Court of Appeal in Vancouver. (Photo: Tom Zytaruk)

Court of Appeal in Vancouver. (Photo: Tom Zytaruk)

Man convicted by Surrey judge in hatchet attack near SkyTrain station loses appeal bid

Andrew Eugene Agopsowicz was convicted of assault with a weapon, assault causing bodily harm and possession of a weapon dangerous to public peace

A man convicted in Surrey provincial court of attacking another man with a hatchet near a SkyTrain station has lost his bid for an extension to file a notice of appeal against his convictions.

Andrew Eugene Agopsowicz was convicted of assault with a weapon, assault causing bodily harm and possession of a weapon dangerous to public peace. He has already served his sentence.

The victim, Shalendra Prasad, was attacked with a hatchet near a SkyTrain station. The issue at trial was identity.

“The identification at trial by Mr. Prasad was, as acknowledged by the trial judge, insufficient to convict Mr. Agopsowicz,” Appeal Court Justice Elizabeth Bennett noted. “However, he was located within five minutes or so of the incident with a bloody hatchet in the waistband of his trousers. There was also a trail of blood from where Mr. Agopsowicz was arrested, directed towards the location of the offence.”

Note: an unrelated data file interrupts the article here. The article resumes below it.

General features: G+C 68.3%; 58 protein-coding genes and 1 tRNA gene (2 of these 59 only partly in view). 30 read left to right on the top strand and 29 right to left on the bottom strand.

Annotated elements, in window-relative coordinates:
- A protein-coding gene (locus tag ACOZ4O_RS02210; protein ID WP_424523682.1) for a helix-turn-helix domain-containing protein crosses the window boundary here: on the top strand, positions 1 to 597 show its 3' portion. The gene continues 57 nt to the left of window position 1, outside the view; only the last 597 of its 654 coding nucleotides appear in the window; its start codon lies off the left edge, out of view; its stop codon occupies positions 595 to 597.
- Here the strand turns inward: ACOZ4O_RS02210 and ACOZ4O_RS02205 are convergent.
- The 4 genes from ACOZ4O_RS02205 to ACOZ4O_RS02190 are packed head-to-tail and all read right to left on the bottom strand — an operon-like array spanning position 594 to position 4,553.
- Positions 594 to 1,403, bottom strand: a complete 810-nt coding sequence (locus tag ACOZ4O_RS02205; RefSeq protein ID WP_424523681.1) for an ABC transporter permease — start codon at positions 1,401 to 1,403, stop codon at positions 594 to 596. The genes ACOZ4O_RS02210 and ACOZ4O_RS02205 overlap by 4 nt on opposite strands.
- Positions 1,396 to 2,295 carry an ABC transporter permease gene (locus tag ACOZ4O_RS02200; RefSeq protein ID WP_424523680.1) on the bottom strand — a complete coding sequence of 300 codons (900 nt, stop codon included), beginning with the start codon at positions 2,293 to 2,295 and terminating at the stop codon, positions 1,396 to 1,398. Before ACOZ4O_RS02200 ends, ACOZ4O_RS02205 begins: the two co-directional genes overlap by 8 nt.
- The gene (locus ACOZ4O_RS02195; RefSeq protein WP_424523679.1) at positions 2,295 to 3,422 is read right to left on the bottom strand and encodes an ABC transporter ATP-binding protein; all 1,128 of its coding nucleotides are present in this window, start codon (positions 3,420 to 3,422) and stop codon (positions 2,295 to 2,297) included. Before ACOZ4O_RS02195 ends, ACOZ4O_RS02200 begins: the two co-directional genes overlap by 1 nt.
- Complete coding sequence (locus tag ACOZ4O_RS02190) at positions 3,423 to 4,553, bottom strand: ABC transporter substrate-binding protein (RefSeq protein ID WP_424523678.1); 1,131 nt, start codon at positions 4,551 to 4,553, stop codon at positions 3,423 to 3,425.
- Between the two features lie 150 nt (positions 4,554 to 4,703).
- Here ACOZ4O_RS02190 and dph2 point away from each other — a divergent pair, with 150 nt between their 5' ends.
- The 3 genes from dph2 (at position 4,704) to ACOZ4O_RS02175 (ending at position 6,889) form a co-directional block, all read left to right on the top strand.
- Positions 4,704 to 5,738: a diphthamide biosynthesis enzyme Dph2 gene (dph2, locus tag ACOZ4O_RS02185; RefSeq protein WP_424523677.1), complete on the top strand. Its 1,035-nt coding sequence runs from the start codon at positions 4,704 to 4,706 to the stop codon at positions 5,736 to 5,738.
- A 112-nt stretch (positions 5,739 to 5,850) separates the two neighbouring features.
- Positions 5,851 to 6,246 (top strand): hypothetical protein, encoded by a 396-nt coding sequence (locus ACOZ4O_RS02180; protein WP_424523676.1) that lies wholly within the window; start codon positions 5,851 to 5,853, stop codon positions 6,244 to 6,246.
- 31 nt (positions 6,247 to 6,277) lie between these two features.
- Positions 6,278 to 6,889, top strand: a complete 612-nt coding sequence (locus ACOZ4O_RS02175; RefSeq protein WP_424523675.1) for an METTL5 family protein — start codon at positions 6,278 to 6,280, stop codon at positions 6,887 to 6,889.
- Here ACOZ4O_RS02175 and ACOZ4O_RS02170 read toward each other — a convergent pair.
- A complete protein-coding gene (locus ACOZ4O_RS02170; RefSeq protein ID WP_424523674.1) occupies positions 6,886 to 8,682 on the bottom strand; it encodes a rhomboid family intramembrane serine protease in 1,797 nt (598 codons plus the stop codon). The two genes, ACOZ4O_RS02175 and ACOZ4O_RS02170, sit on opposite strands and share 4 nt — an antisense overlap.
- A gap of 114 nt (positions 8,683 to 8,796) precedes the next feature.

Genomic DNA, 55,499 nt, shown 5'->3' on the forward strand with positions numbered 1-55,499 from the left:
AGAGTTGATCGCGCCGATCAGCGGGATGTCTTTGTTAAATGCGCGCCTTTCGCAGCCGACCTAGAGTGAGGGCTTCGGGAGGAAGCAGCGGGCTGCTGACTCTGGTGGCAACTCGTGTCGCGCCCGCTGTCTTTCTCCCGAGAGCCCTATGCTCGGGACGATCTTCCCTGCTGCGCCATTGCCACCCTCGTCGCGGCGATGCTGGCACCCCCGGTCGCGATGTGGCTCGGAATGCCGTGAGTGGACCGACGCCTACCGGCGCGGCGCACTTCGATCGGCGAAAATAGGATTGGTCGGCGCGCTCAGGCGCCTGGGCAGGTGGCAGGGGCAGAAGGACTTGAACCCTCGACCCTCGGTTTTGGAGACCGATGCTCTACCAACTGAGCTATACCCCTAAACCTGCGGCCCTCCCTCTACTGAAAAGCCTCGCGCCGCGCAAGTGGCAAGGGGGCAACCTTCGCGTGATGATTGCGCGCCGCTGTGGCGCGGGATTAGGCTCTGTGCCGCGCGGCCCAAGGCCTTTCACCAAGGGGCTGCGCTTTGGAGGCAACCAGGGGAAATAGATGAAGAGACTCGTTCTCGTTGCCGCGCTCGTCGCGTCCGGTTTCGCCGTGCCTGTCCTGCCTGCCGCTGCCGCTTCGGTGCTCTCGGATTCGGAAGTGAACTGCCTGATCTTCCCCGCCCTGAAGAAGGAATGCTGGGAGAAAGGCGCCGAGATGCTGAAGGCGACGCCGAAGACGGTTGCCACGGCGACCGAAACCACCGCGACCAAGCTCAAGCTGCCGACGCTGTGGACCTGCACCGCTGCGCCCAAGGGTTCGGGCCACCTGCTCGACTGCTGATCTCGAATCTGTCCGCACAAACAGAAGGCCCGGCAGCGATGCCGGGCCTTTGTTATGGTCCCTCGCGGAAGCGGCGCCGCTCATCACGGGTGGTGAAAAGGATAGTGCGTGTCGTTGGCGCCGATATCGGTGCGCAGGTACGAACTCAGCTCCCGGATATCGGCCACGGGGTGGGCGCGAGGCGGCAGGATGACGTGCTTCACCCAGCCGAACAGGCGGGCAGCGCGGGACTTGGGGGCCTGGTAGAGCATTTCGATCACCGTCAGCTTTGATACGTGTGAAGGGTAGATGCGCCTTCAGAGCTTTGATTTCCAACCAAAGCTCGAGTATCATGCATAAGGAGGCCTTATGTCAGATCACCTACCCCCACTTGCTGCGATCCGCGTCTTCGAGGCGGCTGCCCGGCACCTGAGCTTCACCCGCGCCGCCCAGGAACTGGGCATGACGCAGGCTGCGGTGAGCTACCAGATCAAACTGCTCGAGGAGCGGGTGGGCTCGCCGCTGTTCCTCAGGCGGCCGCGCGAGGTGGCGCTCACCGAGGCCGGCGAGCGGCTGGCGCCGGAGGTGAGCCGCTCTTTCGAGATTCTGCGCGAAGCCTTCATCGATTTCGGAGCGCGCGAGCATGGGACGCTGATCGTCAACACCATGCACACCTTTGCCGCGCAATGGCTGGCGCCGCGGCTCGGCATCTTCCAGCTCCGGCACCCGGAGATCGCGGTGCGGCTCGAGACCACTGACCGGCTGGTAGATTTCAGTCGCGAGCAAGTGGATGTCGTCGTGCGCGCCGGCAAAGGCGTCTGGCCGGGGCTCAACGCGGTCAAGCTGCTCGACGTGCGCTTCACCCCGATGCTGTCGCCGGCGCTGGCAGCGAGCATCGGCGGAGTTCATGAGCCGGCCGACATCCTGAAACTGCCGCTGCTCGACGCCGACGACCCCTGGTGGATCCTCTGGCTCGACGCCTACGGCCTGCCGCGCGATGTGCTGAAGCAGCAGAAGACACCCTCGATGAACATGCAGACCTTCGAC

Bennett denied Agopsowicz’s application, in which he cited “mental disability, lack of a lawyer, legal aid sending a booklet, and lack of access to information.” He had applied for legal aid within the 30 days he had to appeal, but was denied assistance on Oct, 10, 2018, the court heard.

“In my view, the circumstantial evidence was overwhelming,” she stated in her reasons for judgment. “Having read the reasons, I do not see any ground of appeal that would justify granting an extension of time for the conviction appeal.”

READ ALSO: B.C.’s justice system in ‘triage,’ attorney general says



tom.zytaruk@surreynowleader.com

Like us on Facebook and follow Tom on Twitter

BC Supreme CourtSkyTrainSurrey